The case presented here illustrates many features that are characteristic of generalized recessive dystrophic EB (DEB). Having unaffected, consanguineous parents suggest an autosomal-recessive inheritance form of DEB. [1] No syndromes have been identified within the family. The usual mode of inheritance in non-syndromic hypodontia is autosomal-dominant, but autosomal-recessive inheritance, X-linked, and polygenic or multifactorial models of inheritance have been reported. [3] The clinical presentation and family history appear to be consistent with autosomal-dominant Hypodontia, which is quite similar to previously reported conditions associated with mutations within the PAX 9 gene but further genetic testing is required for confirmation. Matalova et al. concluded in their study that the molecular basis of the defect is not completely understood, despite identification of several mutations in MSX1 and PAX 9 genes that seem to be crucial for tooth agenesis and mutations in the AXIN2 gene that cause oligodontia together with a predisposition to colorectal cancer. [3]

More than 20 distinct variants of EB have been identified and classified according to the phenotypic characteristics, mode of inheritance, and the ultrastructural level at which the blisters occur. These have further been classified into three major subgroups based on specific level of tissue cleavage. [4]

  1. EB simplex is usually dominantly inherited with cytolysis of the basal layer of the epidermis and is characterized by intraepidermal blistering with relatively mild blistering of the skin and mucous membranes. Lesions typically heal without scarring
  2. Junctional EB is recessively inherited and lesions occur in the lamina lucida or epidermal-dermal interface with variable hemidesmosomal abnormalities
  3. DEB is inherited in a dominant as well as recessive form and is usually associated with cleavage in the sublamina lucida plane. There is excessive collagenolysis resulting in reduced or absent collagen VII.
Non-syndromic hypodontia is a common term, including different phenotypes ranging from hypodontia of one tooth (excluding third molars) to oligodontia and anodontia. The usual mode of inheritance is autosomal-dominant, but autosomal-recessive inheritance, X-linked, and polygenic or multifactorial models of inheritance have been reported. [5]


   Oral Manifestations Top


The oral involvement of EB, in its mildest form, includes intraoral blistering that heals rapidly, while some patients may present with severe intraoral blistering and subsequent scar formation, causing microstomia and even perioral carcinomas. Additional oral manifestations include milia, lingual papilla atrophy, caries, enamel hypoplasia, and rapid attrition of teeth. The recessive form of DEB has the most significant oral lesions such as microstomia, ankyloglossia, and rampant caries. [1],[2] Defective enamel, poor oral clearance of foods, and inability to achieve adequate oral hygiene may lead to rampant decay. [1],[4]


   Dermatological Manifestations Top


Cutaneous blistering is the most common dermatological finding which may include corneal erosions, scarring alopecia, erosions in tracheal epithelium, esophageal strictures, deformities of the hands and feet, loss of nail beds, congenital pyloric atresia, and late onset muscular dystrophy. Energy demands are increased along with the need for increased caloric intake; failure to achieve this may lead to premature death during infancy. [4],[6]


   Treatment Top


There is no specific regimen for managing EB; however, much emphasis has been placed on supportive measures. The comprehensive oral care of children with DEB can be difficult because of the severe limitations such as limited mouth opening, formation of intraoral bullae, and mucosal sloughing with trauma from hard foods and tooth brushing and difficulty in deglutition, imposed by the condition. This can impact not only dental management but all other specialties as well. These children are often on hypercaloric formulas, which, combined with poor oral hygiene and swallowing issues, results in high caries rates. The development of scarring and hand contractures further complicates oral hygiene issues. Thus, prevention is crucial. Dentists play a central role in early intervention. Patients may require frequent follow-up for cleaning and topical fluoride application. Home-care regimen should include brushing with a soft-bristled toothbrush and regular use of non-alcohol-based fluoride rinses.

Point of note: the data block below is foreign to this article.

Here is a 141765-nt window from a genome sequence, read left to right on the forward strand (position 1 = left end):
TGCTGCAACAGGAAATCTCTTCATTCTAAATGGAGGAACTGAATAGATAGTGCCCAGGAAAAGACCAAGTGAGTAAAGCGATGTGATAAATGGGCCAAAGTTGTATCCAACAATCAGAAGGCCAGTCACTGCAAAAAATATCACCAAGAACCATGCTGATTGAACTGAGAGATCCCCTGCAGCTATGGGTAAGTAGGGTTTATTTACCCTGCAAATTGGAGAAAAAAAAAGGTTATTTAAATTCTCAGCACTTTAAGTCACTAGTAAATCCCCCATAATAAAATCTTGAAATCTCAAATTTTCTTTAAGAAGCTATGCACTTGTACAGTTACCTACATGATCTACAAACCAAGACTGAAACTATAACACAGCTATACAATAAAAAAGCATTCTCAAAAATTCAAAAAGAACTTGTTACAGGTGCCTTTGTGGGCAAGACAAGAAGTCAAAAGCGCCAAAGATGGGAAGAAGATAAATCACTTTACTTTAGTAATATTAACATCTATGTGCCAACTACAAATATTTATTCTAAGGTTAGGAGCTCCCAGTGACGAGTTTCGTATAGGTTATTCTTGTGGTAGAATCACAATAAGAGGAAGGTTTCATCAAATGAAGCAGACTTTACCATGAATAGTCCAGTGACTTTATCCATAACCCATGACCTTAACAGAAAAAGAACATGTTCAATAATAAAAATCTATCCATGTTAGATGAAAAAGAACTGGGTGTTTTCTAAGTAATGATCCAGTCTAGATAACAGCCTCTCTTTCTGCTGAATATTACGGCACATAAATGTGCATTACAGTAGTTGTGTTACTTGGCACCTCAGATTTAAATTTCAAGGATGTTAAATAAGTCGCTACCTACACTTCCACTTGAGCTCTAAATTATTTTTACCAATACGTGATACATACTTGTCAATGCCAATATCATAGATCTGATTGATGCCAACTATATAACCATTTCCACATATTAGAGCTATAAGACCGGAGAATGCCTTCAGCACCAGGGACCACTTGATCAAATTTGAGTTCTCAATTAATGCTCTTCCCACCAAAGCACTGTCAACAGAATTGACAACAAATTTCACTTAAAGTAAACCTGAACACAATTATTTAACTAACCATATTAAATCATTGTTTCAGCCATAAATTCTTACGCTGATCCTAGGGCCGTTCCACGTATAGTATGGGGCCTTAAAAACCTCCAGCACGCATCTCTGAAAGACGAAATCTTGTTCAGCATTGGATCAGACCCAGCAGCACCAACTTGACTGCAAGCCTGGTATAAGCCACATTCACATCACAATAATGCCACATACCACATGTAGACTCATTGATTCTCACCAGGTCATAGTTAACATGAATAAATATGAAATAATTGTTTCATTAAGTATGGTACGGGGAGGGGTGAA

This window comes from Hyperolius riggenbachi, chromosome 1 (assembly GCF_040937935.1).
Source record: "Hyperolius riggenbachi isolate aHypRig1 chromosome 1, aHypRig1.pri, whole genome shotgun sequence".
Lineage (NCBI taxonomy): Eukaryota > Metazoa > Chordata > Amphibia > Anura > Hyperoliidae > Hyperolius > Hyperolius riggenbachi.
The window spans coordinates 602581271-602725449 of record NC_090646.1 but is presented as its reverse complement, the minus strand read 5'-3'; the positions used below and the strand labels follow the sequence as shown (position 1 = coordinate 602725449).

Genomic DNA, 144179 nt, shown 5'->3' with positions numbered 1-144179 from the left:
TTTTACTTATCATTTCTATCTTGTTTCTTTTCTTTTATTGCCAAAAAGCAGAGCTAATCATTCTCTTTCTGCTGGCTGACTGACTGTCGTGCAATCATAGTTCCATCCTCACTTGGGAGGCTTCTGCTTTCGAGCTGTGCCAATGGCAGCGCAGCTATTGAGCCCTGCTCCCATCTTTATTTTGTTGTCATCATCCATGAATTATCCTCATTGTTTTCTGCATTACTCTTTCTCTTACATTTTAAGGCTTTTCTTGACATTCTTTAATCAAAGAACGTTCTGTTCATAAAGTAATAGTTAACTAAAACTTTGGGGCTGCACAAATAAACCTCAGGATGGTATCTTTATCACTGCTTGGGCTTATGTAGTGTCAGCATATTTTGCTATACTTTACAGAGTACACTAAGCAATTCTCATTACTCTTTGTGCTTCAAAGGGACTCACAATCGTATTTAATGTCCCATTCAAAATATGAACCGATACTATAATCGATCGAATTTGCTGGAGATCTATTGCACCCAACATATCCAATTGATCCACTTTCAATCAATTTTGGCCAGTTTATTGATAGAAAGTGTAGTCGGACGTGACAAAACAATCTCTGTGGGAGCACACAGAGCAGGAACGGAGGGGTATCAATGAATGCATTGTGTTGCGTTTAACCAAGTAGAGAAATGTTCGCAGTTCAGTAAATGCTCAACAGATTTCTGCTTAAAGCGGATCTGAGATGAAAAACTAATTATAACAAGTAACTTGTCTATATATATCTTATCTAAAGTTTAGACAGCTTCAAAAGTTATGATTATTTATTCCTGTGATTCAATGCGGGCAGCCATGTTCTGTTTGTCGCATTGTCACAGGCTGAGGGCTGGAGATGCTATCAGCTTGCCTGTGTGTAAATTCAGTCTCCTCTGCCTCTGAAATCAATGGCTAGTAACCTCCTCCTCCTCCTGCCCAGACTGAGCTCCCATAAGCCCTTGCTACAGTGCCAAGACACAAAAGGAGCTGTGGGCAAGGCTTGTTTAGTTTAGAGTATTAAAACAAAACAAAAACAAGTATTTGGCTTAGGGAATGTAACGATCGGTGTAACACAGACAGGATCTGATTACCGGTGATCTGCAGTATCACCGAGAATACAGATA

Further evaluations using enzymatic analysis, electron microscopy, immunofluorescence, and immunohistochemistry are necessary to confirm the diagnosis of EB and characterize the histological type. Since genetic tests are now available, these are often subsequently used to determine the exact mutation.


   Conclusion Top


  • A rare case of DEB associated with hypodontia and supernumerary teeth that required extensive dental treatment is presented
  • Early intervention with a focus on prevention, strict home-care regimen, dietary counseling, and frequent follow-up with oral health provider, is critical for optimal oral health
  • A review of oral care considerations in management of DEB is presented.


 
   References Top

1.Serrano-Martínez MC, Bagán JV, Silvestre FJ, Viguer MT. Oral lesions in recessive dystrophic epidermolysis bullosa. Oral Dis 2003;9:264-8.  Back to cited text no. 1
    
2.Stavropoulos F, Abramowicz S. Management of the oral surgery patient diagnosed with epidermolysis bullosa: Report of 3 cases and review of the literature. J Oral Maxillofac Surg 2008;66:554-9.  Back to cited text no. 2
    
3.Silva LC, Cruz RA, Abou-Id LR, Brini LN, Moreira LS. Clinical evaluation of patients with epidermolysis bullosa: Review of the literature and case reports. Spec Care Dentist 2004;24:22-7.  Back to cited text no. 3
    
4.Lindemeyer R, Wadenya R, Maxwell L. Dental and anaesthetic management of children with dystrophic epidermolysis bullosa. Int J Paediatr Dent 2009;19:127-34.  Back to cited text no. 4
    
5.Matalova E, Fleischmannova J, Sharpe PT, Tucker AS. Tooth agenesis: From molecular genetics to molecular dentistry. J Dent Res 2008;87:617-23.  Back to cited text no. 5
    
6.Horn HM, Tidman MJ. The clinical spectrum of dystrophic epidermolysis bullosa. Br J Dermatol 2002;146:267-74.  Back to cited text no. 6
    


    Figures

  [Figure 1], [Figure 2], [Figure 3], [Figure 4], [Figure 5]



 

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  In this article
    Abstract
   Introduction
   Case Report
   Investigations
   Course of Condition
   Discussion
   Oral Manifestations
    Dermatological M...
   Treatment
   Conclusion
    References
    Article Figures